Or: Two Desperate Men
Story 67 Written by Tom Johnson
Illustrated by David Clyde Walters
Wire dog was excited. His family was going camping. Ellen and Mom & Dad were rushing around, loading the car with food and tents and bedrolls and blankets. Wire was right at their feet trying to help. He remembered the last time they went to the woods and he chased rabbits – not that he ever caught one. They would turn fast, hopping in a new direction while Wire rolled to a stop, only to see the big-eared bunny had already escaped. But he figured he knew all their tricks this time, and it would be a different story.
Ellen suddenly stopped and waved towards the corner of the street, and Wire looked down the sidewalk and was surprised to see Abigail the bookworm running towards them. She had her magic pack on her back and the edge of a book was sticking out. Now Wire knew that Abigail loved reading stories to them, but why was she coming just as they were getting ready to leave? Unless, and Wire started wagging his tail at the thought, Abigail was going camping with them. The idea excited Wire and he rushed to meet the bookworm.
Abigail reached down and picked Wire up, carrying him back to the car where Ellen was waiting. “Didn’t you tell Wire I was going with you?” Abigail asked.
“No,” Ellen laughed. “I wanted to surprise him.”
“Well, I think you succeeded,” Abigail laughed.
Indeed, poor Wire was so excited his whole body was shaking all over. It just couldn’t get any better than this, as far as Wire Dog was concerned. Chasing rabbits and listening to Abigail read stories to them was the best of times.
Just then Dad yelled, “All aboard!” Ellen and Abigail jumped in the back seat, the bookworm still holding Wire tight. “Just a couple hours and we’ll be there girls,” he told them.
Well, that was okay with them, the girls chatted all the way, and Wire was enjoying the ride, thinking about those rabbits he’d chased last time, and wondering what fun stories Abigail would read.
“What did you bring to read to us?” Ellen asked.
“A surprise,” Abigail giggled. “Wire will love it, though, I just know it.”
As soon as they arrived at the campsite, they set up tents while Wire chased a few rabbits into the brush. Unfortunately, the rabbits proved just as quick as they had the previous year, so Wire finally settled down. Dad was anxious to catch some fish from the nearby stream, while Mom unpacked sodas and sandwiches.
It wasn’t long before Dad returned with a string of fish, which he cleaned while Ellen and Abigail built a fire in the clearing. After cooking the fish over the open fire in a skillet, Mom wrapped the fish and put them on ice for the next day.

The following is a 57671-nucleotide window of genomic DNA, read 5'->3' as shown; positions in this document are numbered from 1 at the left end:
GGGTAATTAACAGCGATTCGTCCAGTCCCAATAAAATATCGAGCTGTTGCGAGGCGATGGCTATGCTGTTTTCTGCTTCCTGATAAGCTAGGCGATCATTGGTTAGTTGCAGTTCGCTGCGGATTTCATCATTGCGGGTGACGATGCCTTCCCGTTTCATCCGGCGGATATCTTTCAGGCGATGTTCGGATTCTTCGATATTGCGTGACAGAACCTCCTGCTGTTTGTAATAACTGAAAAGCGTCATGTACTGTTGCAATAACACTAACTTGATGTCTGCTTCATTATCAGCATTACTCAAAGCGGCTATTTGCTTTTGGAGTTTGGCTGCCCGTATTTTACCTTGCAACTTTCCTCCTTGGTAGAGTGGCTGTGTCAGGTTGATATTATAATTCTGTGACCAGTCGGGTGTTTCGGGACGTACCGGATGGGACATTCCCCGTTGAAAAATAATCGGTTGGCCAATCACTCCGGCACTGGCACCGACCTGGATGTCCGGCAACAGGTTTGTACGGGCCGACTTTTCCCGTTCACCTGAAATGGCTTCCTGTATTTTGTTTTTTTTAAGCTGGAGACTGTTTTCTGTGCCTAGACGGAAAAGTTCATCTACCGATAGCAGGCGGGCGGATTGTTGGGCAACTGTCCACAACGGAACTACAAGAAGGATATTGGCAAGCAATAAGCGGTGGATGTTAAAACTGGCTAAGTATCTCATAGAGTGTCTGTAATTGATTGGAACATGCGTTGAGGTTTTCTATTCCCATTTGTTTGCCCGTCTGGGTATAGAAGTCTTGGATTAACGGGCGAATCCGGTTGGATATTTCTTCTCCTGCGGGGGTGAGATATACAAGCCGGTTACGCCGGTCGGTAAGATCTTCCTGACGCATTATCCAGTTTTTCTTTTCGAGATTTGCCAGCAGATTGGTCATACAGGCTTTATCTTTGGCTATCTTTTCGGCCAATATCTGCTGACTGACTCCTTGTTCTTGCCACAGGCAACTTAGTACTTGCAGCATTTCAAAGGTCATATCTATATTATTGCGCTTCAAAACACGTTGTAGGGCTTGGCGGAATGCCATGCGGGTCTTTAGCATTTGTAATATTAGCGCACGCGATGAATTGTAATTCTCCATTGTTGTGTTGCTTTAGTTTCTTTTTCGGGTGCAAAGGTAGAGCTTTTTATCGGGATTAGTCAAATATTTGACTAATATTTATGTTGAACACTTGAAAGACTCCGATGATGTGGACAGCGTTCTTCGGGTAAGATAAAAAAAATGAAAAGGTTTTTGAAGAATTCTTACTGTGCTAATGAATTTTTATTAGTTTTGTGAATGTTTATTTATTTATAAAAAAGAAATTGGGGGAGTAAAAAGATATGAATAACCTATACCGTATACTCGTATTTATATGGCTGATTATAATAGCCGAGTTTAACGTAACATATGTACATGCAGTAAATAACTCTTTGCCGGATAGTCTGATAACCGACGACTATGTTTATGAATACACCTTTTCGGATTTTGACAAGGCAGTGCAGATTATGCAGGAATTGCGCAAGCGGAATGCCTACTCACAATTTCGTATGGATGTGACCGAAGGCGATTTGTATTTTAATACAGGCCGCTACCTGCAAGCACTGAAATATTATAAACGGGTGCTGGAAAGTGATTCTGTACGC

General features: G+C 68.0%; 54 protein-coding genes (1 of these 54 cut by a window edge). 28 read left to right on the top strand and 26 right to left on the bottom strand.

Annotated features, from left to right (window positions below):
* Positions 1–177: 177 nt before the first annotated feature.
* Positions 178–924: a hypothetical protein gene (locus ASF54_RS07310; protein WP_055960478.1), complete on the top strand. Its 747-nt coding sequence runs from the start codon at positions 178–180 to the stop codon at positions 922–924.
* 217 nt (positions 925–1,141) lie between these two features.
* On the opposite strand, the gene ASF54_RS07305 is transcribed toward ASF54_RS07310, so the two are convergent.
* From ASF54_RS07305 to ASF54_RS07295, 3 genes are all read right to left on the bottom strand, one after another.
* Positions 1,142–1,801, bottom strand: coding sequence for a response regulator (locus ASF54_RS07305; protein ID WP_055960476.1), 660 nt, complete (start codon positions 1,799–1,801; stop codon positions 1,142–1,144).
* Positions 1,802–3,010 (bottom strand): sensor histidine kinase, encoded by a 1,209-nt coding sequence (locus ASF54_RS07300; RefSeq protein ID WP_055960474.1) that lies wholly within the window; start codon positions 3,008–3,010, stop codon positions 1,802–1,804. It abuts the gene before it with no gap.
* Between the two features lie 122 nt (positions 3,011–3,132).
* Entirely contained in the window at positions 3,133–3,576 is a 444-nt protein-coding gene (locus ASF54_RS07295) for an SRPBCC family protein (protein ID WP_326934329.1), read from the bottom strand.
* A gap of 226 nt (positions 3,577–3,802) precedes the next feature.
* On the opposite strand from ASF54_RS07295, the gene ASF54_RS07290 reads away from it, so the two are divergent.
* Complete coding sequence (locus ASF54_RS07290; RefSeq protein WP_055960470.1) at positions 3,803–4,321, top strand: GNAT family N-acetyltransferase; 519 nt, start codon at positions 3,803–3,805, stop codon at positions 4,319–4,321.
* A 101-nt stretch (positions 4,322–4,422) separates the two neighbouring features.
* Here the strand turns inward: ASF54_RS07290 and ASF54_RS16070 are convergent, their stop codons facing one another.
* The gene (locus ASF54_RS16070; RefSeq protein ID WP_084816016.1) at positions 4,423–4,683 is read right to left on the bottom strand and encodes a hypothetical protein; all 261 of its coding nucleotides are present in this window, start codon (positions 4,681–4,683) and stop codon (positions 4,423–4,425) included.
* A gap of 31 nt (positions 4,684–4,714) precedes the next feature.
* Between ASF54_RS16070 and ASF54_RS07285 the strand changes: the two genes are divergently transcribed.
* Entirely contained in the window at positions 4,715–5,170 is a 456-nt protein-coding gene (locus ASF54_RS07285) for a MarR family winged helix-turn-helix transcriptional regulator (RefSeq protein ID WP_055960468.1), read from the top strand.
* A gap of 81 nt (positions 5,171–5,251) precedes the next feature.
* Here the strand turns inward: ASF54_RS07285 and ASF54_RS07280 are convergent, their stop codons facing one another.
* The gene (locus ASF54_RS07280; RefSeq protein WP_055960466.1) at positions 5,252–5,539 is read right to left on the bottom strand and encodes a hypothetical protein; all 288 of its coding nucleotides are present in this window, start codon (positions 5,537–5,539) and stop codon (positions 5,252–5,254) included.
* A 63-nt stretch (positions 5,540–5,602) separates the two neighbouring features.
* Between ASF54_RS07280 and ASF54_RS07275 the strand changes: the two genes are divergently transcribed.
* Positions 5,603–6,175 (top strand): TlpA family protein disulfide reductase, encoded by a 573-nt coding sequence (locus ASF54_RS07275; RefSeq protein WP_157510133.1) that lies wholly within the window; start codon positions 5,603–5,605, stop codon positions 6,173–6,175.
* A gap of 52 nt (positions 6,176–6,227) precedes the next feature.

Wire pretended he was protecting the camp from bears, though in truth there were no bears in these woods. As darkness settled over the camp, Dad threw more branches on the fire and everyone sat around the flames for story time. That’s when Abigail brought forth a book from her magic pack. Mom and Dad grinned while Ellen and Wire became attentive to the bookworm. In fact, Wire was holding his breath, just waiting for the announcement to come.
“This campfire reminds me of a story,” Abigail began. “A story about a kidnapped boy who turned the tables on a couple of crooks. The author of the story was William Sidney Porter, better known as O. Henry, and the story is “The Ransom of Red Chief.”
“Now the story goes that Sam and his partner, Bill Driscoll, were in need of two thousand dollars while in Summit, Alabama, and there was this local rich man named Ebenezer Darset who had a redheaded ten year old son that was ripe for kidnapping. Calling themselves Two Desperate Men, they set up camp in a cave in the woods, rented a buggy, and one evening grabbed little Johnny, but not before the redheaded terror smashed Bill’s eye with a brick.
“Poor Bill became the redheaded terror’s prime target for mischief. On the first night, Johnny stuck two buzzard’s tail feathers in his red hair, and told his kidnappers he was now Red Chief, and he would scalp Bill in the morning, and boil Sam in oil. Sure enough, Sam woke up to screams and found Red Chief trying to scalp his partner. Putting a stop to the scalping, Sam leaned his back against the wall making sure the terror didn’t boil him in oil.
“Now Sam decided to go into a nearby town and see if there was any news on the missing boy. He and Bill worded a ransom note, telling Ebenezer where to leave the money, and while visiting the nearby town posted the letter. Returning to camp, he discovered Bill coming into camp with Red Chief some distance behind him. “I’m sorry,” Bill said. “I let him go. He made me get down on all fours and rode me like a horse for ninety miles. I had enough, so sent him home.”
“How’s your heart?” Sam asked him. Then, “Turn around and see who is behind you.”
“Well, it liked to have broke Bill’s heart that Red Chief was still with them. And things got even worse when Sam staked out the spot where Ebenezer was to leave the ransom. For another note was left for the Two Desperate Men, which said in part: “I will make a counter offer, you pay me two hundred and fifty dollars, and you can return my son.”
Both men had just about had their fill of the redheaded terror, especially Bill, so in defeat, they returned Red Chief to his father, and Bill counted out two hundred and fifty dollars to old Ebenezer. Instead of collecting a ransom, they paid a ransom for the father to take his son back. “How long can you hold him?” Bill asked the boy’s father. “Maybe ten minutes,” was the reply. “Long enough,” Bill admitted. “I can be in Canada by that time!”
“And that’s where Sam caught up with Bill.
Ellen giggled, “Look at Wire.”
“Now where did Wire get those buzzard’s tail feathers?” Abigail laughed.